Since knowledge is power and the key to confronting fears, let’s discuss rogue waves. These were long-thought to be sailors’ tales; waves so large that entire ships were swallowed and dragged under, never to be seen again. The large waves are open-ocean phenomenon and created from something called “constructive interference”. This is when ocean waves,

Rockall wave, 1943. Courtesy of Wikimedia Commons

typically whipped up because of wind, current and ocean floor topography combine to create a wave that can be three times as high as the “average” wave during a storm. The Rockall wave (below) in 1943 shows a large wave breaking over the islet of Rockall, in the North Atlantic Ocean. Rockall's peak is about 17 m (56 ft) above sea-level, and the height of the spray has been estimated at about 52 m (170 ft).


The first reports of these monster waves date back only to 1826 and the French naval officer and scientist Captain Jules Dumont d'Urville who reported waves of 108 feet (33 meters)! Although a naval offices and scientist, he was ridiculed for this as the prevailing thought at the time was no wave could exceed 30 feet (9m). It would be roughly 170 years before Captain d'Urville was proven correct, monstrous waves were real! Cast your mind to 1995 and the Draupner platform, which supplies natural gas to Norway. January 1st of 1995 was stormy, and the platform had an instrument that measured waves for local researchers. Throughout the storm waves pounded the platform with an average height of 39 feet until IT showed itself.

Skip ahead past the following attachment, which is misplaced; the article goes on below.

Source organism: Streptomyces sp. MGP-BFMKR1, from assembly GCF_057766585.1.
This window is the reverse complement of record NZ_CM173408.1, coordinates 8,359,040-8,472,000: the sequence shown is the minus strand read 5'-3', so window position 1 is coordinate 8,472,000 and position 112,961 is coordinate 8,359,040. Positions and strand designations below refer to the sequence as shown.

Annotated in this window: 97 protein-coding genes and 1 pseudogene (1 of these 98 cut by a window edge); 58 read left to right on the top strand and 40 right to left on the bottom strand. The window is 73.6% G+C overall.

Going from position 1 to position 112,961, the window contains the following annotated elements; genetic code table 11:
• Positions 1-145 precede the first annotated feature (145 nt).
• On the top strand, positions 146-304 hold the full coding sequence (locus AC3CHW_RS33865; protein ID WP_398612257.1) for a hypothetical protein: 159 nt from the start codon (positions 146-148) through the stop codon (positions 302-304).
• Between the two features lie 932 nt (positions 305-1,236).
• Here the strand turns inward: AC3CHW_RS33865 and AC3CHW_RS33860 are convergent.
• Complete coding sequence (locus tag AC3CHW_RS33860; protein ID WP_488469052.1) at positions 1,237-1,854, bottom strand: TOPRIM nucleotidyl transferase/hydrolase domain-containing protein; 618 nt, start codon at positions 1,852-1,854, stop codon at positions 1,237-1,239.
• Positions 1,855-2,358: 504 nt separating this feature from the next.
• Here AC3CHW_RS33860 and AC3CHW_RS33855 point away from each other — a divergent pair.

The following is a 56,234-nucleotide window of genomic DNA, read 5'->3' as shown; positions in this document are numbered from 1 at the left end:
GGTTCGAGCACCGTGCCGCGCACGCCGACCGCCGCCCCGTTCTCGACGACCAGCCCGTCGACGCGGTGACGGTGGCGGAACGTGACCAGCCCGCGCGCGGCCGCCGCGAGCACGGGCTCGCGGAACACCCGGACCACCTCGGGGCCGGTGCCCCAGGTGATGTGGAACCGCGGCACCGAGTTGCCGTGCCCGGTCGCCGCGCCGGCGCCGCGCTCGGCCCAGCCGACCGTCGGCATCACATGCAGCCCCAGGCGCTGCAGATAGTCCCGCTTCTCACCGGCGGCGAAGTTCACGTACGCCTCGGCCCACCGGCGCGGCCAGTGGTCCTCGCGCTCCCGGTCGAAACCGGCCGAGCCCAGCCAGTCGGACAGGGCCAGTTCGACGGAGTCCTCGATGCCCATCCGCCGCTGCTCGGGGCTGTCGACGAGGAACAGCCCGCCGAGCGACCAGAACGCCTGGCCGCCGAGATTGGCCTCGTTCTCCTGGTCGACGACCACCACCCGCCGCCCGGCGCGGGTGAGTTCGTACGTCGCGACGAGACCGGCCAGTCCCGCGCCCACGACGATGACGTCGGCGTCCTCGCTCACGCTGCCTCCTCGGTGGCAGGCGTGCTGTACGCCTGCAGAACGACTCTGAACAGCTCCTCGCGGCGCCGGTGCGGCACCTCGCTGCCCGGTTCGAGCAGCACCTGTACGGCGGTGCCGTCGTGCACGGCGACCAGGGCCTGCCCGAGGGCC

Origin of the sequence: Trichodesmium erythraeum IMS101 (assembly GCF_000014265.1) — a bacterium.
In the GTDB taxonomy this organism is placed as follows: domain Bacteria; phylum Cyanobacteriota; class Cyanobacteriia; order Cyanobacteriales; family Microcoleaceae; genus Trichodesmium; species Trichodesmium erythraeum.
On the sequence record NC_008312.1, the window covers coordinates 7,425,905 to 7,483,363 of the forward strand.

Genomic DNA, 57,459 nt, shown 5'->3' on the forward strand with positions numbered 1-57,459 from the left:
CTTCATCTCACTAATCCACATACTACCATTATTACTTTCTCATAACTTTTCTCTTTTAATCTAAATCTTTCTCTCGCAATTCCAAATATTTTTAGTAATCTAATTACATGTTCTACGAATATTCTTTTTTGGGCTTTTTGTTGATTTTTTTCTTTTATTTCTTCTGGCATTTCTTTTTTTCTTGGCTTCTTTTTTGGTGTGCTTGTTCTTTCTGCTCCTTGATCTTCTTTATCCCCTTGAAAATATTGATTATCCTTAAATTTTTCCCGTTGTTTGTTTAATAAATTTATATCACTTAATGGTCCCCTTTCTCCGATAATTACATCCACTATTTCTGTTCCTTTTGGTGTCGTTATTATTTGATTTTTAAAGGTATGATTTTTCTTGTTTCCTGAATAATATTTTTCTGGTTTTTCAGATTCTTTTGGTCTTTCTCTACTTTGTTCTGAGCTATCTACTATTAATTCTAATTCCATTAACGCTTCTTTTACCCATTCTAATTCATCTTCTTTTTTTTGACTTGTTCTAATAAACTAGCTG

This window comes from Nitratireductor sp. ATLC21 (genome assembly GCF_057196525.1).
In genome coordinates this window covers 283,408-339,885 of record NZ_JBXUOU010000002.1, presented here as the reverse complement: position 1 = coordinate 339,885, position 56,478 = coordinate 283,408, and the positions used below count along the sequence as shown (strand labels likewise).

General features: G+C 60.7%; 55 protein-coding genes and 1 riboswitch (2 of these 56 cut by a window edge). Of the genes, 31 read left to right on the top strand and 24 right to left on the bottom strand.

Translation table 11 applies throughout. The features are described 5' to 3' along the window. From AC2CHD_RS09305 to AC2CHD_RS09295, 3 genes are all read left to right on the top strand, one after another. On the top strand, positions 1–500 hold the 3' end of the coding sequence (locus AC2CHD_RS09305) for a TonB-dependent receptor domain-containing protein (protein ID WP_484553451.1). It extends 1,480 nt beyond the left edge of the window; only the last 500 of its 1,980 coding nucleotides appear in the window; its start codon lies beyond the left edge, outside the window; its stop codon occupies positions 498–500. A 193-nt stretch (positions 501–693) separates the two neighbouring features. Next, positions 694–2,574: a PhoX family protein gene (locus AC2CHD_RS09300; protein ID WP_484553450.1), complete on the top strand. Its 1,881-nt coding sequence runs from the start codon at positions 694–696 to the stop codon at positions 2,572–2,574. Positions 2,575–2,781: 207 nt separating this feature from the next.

A wave measuring a staggering 84 feet crashed through the pilings and support structures of the platform; until that point, no wave had ever been recorded at such a height!

Draupner Wave chart via Wikimedia Commons. 3 1/4 feet per meter (m)

Since then, more instances of these mammoth waves have been documented and sadly, credited with death and destruction of cargo ships and passenger vessels. Knowledge of these waves and the tremendous forces (over 165,347 pounds per square inch for waves over 114 feet high) unleashed by them has created a class of ships that are stronger to cope with the mere possibility of encountering these waves. While there are no ways to make a ship unsinkable as some have claimed over the years, knowledge begets power and in this case the power to make the ocean seem less threatening. And the best part about rogue waves is the probability of you encountering one is very slim; research by Australian oceanographers suggest that in a storm every 1 out of 1,000-10,000 waves would qualify as a “rogue”. And the likelihood of you sailing through a severe storm are very, very small.


If you can confront that which scares you, it has less power over you. If you cannot find that strength, it is how you deal with that fear. I’ve tried rollercoasters in at least three states to try to alleviate my fear to no avail, so I don't go on them. Maybe some knowledge might help those with this fear breath a little better when they venture into the water.